The thunder house is a scientific model which gives a spectacular demonstration of the destructive effect of a lightning bolt striking a house with an imperfect lightning conductor.
Lightning is a naturally occurring electrostatic discharge during which two electrically charged regions in the atmosphere or ground temporarily equalize themselves, causing the instantaneous release of as much as one billion joules of energy. This discharge may produce a wide range of electromagnetic radiation, from very hot plasma created by the rapid movement of electrons to brilliant flashes of visible light in the form of black-body radiation. Lightning is often followed by thunder, an audible sound caused by the shock wave which develops as gases in the vicinity of the discharge experience a sudden increase in pressure. It occurs commonly during thunderstorms and other types of energetic weather systems.
The small wooden house has hinged walls and carries a brass rod representing a lightning rod. A section of the conductor runs along a piece of wood placed on the façade. Inside the house is a spark gap housed in a small brass cylinder containing a small quantity of gunpowder.
Gunpowder, also known as black powder to distinguish it from modern smokeless powder, is the earliest known chemical explosive. It consists of a mixture of sulfur (S), charcoal (C), and potassium nitrate (saltpeter, KNO3). The sulfur and charcoal act as fuels while the saltpeter is an oxidizer. Because of its incendiary properties and the amount of heat and gas volume that it generates, gunpowder has been widely used as a propellant in firearms, artillery, rockets, and fireworks, and as a blasting powder in quarrying, mining, and road building.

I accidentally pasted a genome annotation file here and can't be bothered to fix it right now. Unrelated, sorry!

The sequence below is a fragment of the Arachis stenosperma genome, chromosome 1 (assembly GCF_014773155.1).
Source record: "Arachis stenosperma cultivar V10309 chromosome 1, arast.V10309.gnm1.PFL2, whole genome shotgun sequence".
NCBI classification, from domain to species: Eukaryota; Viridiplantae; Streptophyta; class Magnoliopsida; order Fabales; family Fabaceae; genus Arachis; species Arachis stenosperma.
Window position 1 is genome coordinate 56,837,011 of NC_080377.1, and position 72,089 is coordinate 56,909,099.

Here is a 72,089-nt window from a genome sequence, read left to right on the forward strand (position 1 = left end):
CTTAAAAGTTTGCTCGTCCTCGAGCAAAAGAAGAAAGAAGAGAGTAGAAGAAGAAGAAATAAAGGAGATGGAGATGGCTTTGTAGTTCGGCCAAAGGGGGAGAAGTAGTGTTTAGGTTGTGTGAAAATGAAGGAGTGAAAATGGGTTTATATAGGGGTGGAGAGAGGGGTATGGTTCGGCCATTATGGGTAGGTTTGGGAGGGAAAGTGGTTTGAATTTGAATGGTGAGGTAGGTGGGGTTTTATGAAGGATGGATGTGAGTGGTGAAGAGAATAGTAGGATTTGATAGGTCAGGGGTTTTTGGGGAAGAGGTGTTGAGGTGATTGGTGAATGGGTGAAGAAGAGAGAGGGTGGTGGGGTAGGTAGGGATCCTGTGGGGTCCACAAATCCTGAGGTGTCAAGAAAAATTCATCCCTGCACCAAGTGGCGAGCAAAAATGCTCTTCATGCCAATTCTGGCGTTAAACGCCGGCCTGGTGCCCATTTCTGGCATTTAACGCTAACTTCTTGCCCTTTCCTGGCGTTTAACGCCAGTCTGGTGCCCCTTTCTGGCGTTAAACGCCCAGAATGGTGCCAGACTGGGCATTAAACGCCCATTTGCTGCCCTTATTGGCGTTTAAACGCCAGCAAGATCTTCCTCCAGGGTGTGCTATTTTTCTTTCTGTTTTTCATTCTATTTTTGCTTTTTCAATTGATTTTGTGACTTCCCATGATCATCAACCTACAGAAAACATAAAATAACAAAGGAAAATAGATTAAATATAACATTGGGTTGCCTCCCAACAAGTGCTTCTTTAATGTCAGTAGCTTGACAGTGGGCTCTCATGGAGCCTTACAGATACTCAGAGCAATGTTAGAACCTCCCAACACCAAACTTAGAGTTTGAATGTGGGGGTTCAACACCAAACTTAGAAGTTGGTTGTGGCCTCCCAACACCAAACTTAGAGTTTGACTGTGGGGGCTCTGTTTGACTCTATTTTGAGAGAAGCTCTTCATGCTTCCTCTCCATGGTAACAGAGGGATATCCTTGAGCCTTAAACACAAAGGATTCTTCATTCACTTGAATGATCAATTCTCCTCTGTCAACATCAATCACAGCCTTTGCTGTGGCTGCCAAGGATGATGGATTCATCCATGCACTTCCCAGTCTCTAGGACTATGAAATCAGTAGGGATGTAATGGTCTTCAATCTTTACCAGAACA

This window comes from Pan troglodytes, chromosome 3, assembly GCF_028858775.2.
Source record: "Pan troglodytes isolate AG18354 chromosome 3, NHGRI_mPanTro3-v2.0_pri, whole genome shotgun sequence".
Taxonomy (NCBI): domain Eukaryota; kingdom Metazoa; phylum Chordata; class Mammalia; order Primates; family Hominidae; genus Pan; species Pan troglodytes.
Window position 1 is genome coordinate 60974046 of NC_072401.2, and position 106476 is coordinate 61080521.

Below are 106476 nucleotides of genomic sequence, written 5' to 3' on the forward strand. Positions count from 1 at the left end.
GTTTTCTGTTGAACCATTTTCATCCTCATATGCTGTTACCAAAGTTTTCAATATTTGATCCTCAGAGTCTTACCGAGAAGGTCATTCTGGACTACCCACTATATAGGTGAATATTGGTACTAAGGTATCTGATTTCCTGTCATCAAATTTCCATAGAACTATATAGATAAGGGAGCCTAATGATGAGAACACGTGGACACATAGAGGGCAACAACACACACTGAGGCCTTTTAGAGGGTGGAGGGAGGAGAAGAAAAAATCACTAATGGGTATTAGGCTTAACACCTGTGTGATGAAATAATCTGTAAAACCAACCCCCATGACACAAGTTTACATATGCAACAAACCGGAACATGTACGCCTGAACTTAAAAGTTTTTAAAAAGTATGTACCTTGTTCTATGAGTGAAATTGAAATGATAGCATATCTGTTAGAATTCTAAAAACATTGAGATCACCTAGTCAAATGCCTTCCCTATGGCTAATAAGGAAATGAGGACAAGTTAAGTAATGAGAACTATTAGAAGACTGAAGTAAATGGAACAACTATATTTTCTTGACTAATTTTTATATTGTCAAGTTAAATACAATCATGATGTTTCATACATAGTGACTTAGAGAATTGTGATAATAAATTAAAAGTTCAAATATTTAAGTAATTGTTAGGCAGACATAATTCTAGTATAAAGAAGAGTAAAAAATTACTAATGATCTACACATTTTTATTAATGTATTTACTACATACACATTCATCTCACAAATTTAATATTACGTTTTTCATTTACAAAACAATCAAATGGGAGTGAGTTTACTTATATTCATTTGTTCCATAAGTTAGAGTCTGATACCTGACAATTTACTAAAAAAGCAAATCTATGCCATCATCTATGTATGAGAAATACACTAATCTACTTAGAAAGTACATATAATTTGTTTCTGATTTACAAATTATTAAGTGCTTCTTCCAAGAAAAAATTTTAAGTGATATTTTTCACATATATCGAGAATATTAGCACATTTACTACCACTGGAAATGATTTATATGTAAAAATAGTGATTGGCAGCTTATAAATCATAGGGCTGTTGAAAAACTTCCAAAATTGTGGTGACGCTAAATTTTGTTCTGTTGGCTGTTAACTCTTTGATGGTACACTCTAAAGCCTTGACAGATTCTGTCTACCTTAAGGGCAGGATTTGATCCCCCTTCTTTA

When the piece of wood is removed, the lightning-conductor circuit is broken. The lightning bolt, simulated by a spark generated by a Leyden jar, ignites the powder, whose explosion causes the house to collapse. If, instead, the piece of wood is positioned correctly, the electricity will be discharged to the ground, leaving the house intact. Filippo Lucci depicted a similar device in the Stanzino of the Matematiche of the Uffizi Gallery in 1780—clear evidence of the popularity of such demonstrations in the late eighteenth century. The same phenomenon is also visible through the use of a similar instrument called Thunder Obelisk
A Leyden jar is an antique electrical component which stores a high-voltage electric charge between electrical conductors on the inside and outside of a glass jar. It typically consists of a glass jar with metal foil cemented to the inside and the outside surfaces, and a metal terminal projecting vertically through the jar lid to make contact with the inner foil. It was the original form of the capacitor.
Miniati, Mara, ed. (1991). Museo di storia della scienza: catalogo (in Italian). Firenze: Giunti. p. 248, board n. 50. ISBN 88-09-20036-5.
The International Standard Book Number (ISBN) is a numeric commercial book identifier which is intended to be unique. Publishers purchase ISBNs from an affiliate of the International ISBN Agency.